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The DTC Debate Heats Up

With retailers and brands competing more than ever for sales, is there a way to share the wealth—or even peacefully coexist?

Fact: Brands are increasingly selling directly to consumers online.

Argument: This is good for retailers as it boosts recognition for their brands, provides validation for their stores and gives consumers the omnichannel options they demand.

Argument: This is terrible for retailers as it steals away sales, puts them in direct competition with brands and, sometimes, undercuts them on price.

Argument: This is good for brands as they can control their own message, show and sell collections in their entirety and reduce retailer markdowns and return issues.

Argument: Retailers have enough competition already and, coupled with rising fixed costs, can’t afford to lose anymore margin or sales.

The debate rages on…

Amazon might be the evil empire retailers love to hate, but lately many are citing vendor partners as their No. 1 competitors and concern. Like it or not, direct-to-consumer (DTC)—also referred to as channel conflict—is here to stay. So as brands build vertical stores and ecommerce platforms and retailers expand private label offerings and/or stock exclusives, the question begs: Is there a way for both sides to work together and prosper? There are no easy answers or quick fixes, but of late a handful of brands have extended an olive branch by introducing DTC concepts that enable select retailers to gain a portion of those sales. This can be done by funneling DTC sales to nearby stores to fulfill as well as drop-shipping items for stores to offer a broader assortment and to reduce out-of-stock issues.

Mephisto USA, for example, has had success for about a year since installing Quivers, a collaborative order management system, for its 10 independently owned flagship stores. Quivers enables Mephisto to send orders off its DTC site to those stores to see if they can fulfill. “The No. 1 thing that drives a consumer to your website is that they saw your brand physically somewhere,” says James Rowley, CEO of Mephisto USA. “So we want to help those flagships survive and thrive.”

Rowley, a former independent retailer, believes it’s difficult to compete these days unless those retailers can generate 10 to 20 percent of their revenue through online sales. “We try to get up to 20 percent of their revenue generated by our website,” he says, noting Quivers is currently available only for its flagships because of volume constraints. The system is more than just an additional revenue stream for retailers, however. It allows them to take more aggressive stances with product, Rowley says. “This enables stores in, say, Florida, to have a representation of fall product with newness in August because they know they have an outlet online,” he says. “If a consumer in Tampa orders a Mephisto shoe [on our website], rather than us ship from a New York store or a warehouse in Nashville, we’ll route the order to Florida to fulfill. At the end of the day, we service the consumer in the most efficient way.”

Gary Hauss, owner of J. Stephens, a comfort chain based in Southern California, sees Quivers as a win-win for retailers and vendors. “It’s incentive for retailers to carry more SKUs and sizes to capture those potential easy sales—if you are fast to click—that they wouldn’t normally get,” Hauss says. “And the vendor is getting what every vendor wants: a much broader selection in those stores. This is truly a win-win for both parties.” Hauss envisions Quivers being extended to a select group of multi-brand retailers, especially for vendors who don’t have flagship stores. “They could call it their elite partners, where those retailers carry 20 or 30 SKUs and then offer them the same opportunity as Mephisto is doing for its flagships,” he says.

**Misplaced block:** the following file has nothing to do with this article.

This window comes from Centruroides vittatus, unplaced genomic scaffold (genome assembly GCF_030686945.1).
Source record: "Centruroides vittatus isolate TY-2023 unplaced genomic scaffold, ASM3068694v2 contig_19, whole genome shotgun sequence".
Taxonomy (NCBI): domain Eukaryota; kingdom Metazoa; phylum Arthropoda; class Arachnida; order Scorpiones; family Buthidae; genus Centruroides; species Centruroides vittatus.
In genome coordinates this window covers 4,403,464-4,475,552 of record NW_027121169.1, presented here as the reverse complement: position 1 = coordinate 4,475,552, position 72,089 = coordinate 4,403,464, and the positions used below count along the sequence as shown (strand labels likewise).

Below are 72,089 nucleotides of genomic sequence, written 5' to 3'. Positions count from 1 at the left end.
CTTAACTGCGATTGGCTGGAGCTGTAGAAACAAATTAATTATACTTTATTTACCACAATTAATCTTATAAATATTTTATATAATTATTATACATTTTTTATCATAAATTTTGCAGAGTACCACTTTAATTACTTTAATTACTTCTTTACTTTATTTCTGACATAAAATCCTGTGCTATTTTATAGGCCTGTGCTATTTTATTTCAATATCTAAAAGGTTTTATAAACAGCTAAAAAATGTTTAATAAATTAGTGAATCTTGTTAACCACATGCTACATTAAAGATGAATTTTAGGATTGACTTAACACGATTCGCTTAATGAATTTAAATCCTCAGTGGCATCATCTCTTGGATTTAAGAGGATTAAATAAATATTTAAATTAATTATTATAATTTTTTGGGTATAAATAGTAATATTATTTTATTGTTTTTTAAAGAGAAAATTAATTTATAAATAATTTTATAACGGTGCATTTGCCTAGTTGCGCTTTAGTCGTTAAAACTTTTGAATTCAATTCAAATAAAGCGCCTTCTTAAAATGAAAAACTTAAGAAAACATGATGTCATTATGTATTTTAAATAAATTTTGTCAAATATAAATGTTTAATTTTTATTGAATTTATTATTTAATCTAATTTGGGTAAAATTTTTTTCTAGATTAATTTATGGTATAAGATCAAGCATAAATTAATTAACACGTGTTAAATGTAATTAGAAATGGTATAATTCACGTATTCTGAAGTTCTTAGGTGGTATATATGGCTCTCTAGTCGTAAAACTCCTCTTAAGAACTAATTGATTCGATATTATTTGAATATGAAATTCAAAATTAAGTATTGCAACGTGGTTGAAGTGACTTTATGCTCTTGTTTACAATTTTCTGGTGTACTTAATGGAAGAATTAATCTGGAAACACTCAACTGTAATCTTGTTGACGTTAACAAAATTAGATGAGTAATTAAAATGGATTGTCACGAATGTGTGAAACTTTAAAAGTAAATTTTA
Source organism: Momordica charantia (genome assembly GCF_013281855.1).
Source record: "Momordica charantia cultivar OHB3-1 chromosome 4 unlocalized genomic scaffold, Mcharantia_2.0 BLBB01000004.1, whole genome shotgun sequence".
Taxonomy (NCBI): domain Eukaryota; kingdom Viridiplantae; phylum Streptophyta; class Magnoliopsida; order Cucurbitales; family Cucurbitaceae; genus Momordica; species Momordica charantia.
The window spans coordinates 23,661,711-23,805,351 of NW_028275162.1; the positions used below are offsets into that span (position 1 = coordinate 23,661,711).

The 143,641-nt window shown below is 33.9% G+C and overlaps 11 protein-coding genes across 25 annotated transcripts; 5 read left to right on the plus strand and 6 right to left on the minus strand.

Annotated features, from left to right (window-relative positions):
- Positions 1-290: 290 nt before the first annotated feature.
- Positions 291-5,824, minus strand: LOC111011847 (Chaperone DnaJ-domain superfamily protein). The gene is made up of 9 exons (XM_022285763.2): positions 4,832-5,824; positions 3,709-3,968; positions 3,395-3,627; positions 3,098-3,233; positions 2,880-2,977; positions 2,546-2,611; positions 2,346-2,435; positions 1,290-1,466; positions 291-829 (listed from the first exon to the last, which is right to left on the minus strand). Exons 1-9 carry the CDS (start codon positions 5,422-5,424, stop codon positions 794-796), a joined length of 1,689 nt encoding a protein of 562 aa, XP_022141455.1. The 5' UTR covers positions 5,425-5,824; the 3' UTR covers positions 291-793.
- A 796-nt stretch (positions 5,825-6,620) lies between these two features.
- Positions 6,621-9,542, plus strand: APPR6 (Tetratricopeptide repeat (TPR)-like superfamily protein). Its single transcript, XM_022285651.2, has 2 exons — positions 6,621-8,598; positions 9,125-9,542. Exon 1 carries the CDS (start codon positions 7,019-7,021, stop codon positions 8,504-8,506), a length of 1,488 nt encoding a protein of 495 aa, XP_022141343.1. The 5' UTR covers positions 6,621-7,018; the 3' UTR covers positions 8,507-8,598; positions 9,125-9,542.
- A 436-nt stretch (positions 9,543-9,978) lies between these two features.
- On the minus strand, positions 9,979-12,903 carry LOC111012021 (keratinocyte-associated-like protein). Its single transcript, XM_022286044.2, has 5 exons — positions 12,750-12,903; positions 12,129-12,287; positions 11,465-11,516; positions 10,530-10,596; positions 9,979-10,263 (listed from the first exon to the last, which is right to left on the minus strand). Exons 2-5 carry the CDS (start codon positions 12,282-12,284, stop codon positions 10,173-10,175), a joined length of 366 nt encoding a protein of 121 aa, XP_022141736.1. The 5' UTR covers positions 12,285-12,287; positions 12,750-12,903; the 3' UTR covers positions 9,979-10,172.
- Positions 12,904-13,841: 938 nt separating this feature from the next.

Retailers don’t even need their own website to participate, notes Quivers Marketing Manager Colton Rice. They just need access to the system to start fulfilling orders that were placed on the brand’s website. “The sale is typically shared, but it’s completely up to the brand what percentage they and the retailer get,” he says. “We typically see the retailer getting the majority of the sale since they’ve already paid wholesale for the goods sold.”

Naot has also recently upgraded its website to enable retailers to capture a portion of its DTC sales. The change achieves two goals: consumers are finally able to buy direct on—something Ayelet Lax Levey, vice president of U.S. operations, says was being increasingly requested—and Naot is able to support its retail partners in the process. Participating retailers are selected based on a few factors, including relationship longevity and extent of the brand’s presence in the stores. As for which retailer gets the sale, that’s based on geographical proximity. “The overall strategy is to increase the reach of the retailers in their areas,” she says, adding that they don’t have to incur the costs of stocking and only pay for shipping.

The overall aim, Levy adds, is to foster a relationship between its consumers and participating retailers, which may encourage them to visit those stores. Beyond that, she believes it’s just the right thing to do. “Our independent retailers have helped build the brand; they’re the ones who have supported Naot for so many years and are integral to our business,” Levy says. “We promised that we would not compete with them, like most of our competitors are doing, and we’re going to continue to stay true to that promise.”

While David Kahan, CEO of Birkenstock Americas, agrees that DTC may take away sales from its retail partners, he remains unapologetic in the brand’s right to share its message in a commercial manner with consumers. At the same time, he believes smart brands know how to deftly create consumer demand, thereby developing their own DTC business as well as creating brand energy for their retail partners. “We never discount on our DTC platform,” Kahan says. “It’s a level playing field and, in many cases, we launch styles with retailers before on our site.” Kahan expects DTC to be a significant growth vehicle in the years ahead for Birkenstock with the website and flagship stores becoming the hub of the brand in support of its retailers. “Picture it as the sun: it shines the brand light, and the earth benefits,” he says.